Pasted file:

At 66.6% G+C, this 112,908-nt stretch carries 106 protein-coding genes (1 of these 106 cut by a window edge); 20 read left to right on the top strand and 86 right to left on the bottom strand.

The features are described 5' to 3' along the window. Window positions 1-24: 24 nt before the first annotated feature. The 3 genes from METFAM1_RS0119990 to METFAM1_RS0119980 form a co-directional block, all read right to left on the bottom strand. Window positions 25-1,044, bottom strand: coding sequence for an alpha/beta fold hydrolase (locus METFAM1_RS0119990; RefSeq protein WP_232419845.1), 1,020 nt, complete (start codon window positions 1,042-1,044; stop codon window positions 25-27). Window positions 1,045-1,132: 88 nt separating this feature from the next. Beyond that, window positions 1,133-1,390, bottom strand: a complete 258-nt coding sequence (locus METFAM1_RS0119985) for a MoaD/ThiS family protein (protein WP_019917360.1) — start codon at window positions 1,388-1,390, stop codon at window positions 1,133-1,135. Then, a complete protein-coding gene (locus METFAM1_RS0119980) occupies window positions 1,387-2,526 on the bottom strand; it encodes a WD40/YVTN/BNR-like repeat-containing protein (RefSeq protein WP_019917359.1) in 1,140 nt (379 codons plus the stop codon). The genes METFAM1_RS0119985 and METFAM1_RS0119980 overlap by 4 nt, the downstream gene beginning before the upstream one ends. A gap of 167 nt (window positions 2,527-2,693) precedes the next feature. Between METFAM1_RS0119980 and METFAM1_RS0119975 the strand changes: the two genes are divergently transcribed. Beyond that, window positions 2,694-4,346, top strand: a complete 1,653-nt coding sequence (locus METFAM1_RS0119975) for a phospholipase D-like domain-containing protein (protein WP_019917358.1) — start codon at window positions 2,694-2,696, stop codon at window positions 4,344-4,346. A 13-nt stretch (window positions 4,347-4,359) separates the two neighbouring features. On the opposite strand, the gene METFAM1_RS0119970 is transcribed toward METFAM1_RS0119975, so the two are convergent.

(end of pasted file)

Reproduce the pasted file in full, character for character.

At 66.6% G+C, this 112,908-nt stretch carries 106 protein-coding genes (1 of these 106 cut by a window edge); 20 read left to right on the top strand and 86 right to left on the bottom strand.

The features are described 5' to 3' along the window. Window positions 1-24: 24 nt before the first annotated feature. The 3 genes from METFAM1_RS0119990 to METFAM1_RS0119980 form a co-directional block, all read right to left on the bottom strand. Window positions 25-1,044, bottom strand: coding sequence for an alpha/beta fold hydrolase (locus METFAM1_RS0119990; RefSeq protein WP_232419845.1), 1,020 nt, complete (start codon window positions 1,042-1,044; stop codon window positions 25-27). Window positions 1,045-1,132: 88 nt separating this feature from the next. Beyond that, window positions 1,133-1,390, bottom strand: a complete 258-nt coding sequence (locus METFAM1_RS0119985) for a MoaD/ThiS family protein (protein WP_019917360.1) — start codon at window positions 1,388-1,390, stop codon at window positions 1,133-1,135. Then, a complete protein-coding gene (locus METFAM1_RS0119980) occupies window positions 1,387-2,526 on the bottom strand; it encodes a WD40/YVTN/BNR-like repeat-containing protein (RefSeq protein WP_019917359.1) in 1,140 nt (379 codons plus the stop codon). The genes METFAM1_RS0119985 and METFAM1_RS0119980 overlap by 4 nt, the downstream gene beginning before the upstream one ends. A gap of 167 nt (window positions 2,527-2,693) precedes the next feature. Between METFAM1_RS0119980 and METFAM1_RS0119975 the strand changes: the two genes are divergently transcribed. Beyond that, window positions 2,694-4,346, top strand: a complete 1,653-nt coding sequence (locus METFAM1_RS0119975) for a phospholipase D-like domain-containing protein (protein WP_019917358.1) — start codon at window positions 2,694-2,696, stop codon at window positions 4,344-4,346. A 13-nt stretch (window positions 4,347-4,359) separates the two neighbouring features. On the opposite strand, the gene METFAM1_RS0119970 is transcribed toward METFAM1_RS0119975, so the two are convergent.